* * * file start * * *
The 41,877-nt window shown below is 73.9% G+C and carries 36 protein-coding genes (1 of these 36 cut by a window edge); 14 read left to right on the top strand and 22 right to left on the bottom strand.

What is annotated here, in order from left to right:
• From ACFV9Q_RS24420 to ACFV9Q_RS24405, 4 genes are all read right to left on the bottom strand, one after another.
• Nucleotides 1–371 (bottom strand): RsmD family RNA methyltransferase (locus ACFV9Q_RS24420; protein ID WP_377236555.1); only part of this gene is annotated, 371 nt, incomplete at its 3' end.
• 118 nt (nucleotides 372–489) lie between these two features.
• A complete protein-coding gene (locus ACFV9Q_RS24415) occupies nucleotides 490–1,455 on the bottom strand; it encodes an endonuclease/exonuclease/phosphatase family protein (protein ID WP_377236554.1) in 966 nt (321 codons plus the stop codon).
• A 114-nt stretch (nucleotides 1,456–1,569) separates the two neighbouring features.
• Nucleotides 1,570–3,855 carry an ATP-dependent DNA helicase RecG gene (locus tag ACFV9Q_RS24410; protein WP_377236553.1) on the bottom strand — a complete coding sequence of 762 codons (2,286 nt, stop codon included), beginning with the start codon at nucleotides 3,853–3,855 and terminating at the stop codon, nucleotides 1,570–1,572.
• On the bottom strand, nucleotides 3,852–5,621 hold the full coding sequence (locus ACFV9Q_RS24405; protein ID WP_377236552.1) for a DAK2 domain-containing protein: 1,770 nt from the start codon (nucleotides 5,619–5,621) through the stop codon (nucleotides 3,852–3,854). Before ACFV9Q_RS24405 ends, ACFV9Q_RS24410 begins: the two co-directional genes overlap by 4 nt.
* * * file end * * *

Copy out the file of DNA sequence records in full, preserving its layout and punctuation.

The 41,877-nt window shown below is 73.9% G+C and carries 36 protein-coding genes (1 of these 36 cut by a window edge); 14 read left to right on the top strand and 22 right to left on the bottom strand.

What is annotated here, in order from left to right:
• From ACFV9Q_RS24420 to ACFV9Q_RS24405, 4 genes are all read right to left on the bottom strand, one after another.
• Nucleotides 1–371 (bottom strand): RsmD family RNA methyltransferase (locus ACFV9Q_RS24420; protein ID WP_377236555.1); only part of this gene is annotated, 371 nt, incomplete at its 3' end.
• 118 nt (nucleotides 372–489) lie between these two features.
• A complete protein-coding gene (locus ACFV9Q_RS24415) occupies nucleotides 490–1,455 on the bottom strand; it encodes an endonuclease/exonuclease/phosphatase family protein (protein ID WP_377236554.1) in 966 nt (321 codons plus the stop codon).
• A 114-nt stretch (nucleotides 1,456–1,569) separates the two neighbouring features.
• Nucleotides 1,570–3,855 carry an ATP-dependent DNA helicase RecG gene (locus tag ACFV9Q_RS24410; protein WP_377236553.1) on the bottom strand — a complete coding sequence of 762 codons (2,286 nt, stop codon included), beginning with the start codon at nucleotides 3,853–3,855 and terminating at the stop codon, nucleotides 1,570–1,572.
• On the bottom strand, nucleotides 3,852–5,621 hold the full coding sequence (locus ACFV9Q_RS24405; protein ID WP_377236552.1) for a DAK2 domain-containing protein: 1,770 nt from the start codon (nucleotides 5,619–5,621) through the stop codon (nucleotides 3,852–3,854). Before ACFV9Q_RS24405 ends, ACFV9Q_RS24410 begins: the two co-directional genes overlap by 4 nt.